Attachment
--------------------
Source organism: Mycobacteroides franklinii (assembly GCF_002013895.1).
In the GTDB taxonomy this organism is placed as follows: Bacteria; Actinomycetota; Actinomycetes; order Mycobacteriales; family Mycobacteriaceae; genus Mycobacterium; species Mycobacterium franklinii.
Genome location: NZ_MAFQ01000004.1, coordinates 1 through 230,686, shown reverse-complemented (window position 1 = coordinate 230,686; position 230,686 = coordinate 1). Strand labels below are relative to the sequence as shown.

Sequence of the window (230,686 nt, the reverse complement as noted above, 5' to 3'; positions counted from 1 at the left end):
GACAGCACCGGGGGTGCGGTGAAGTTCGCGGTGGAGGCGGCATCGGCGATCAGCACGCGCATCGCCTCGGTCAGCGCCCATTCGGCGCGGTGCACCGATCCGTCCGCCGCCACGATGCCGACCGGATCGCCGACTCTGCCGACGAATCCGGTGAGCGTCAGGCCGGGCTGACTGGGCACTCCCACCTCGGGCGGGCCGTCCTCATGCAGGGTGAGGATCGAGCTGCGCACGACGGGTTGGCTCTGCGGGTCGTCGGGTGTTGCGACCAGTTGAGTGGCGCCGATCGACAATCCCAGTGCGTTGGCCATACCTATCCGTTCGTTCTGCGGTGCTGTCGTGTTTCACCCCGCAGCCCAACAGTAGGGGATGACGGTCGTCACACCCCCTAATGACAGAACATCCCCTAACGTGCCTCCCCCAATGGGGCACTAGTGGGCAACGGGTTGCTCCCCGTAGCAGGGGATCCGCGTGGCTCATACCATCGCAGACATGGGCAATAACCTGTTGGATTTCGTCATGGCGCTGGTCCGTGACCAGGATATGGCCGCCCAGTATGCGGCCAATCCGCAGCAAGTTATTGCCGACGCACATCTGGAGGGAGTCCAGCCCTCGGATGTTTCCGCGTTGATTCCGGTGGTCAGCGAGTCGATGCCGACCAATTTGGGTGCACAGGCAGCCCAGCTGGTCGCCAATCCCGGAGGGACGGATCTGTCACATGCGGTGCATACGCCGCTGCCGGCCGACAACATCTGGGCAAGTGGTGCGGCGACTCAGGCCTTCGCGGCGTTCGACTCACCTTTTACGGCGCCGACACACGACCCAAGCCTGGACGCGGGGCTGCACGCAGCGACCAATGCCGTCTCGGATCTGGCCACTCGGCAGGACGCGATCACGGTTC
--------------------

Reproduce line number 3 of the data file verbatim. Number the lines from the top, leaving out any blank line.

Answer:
Genome location: NZ_MAFQ01000004.1, coordinates 1 through 230,686, shown reverse-complemented (window position 1 = coordinate 230,686; position 230,686 = coordinate 1). Strand labels below are relative to the sequence as shown.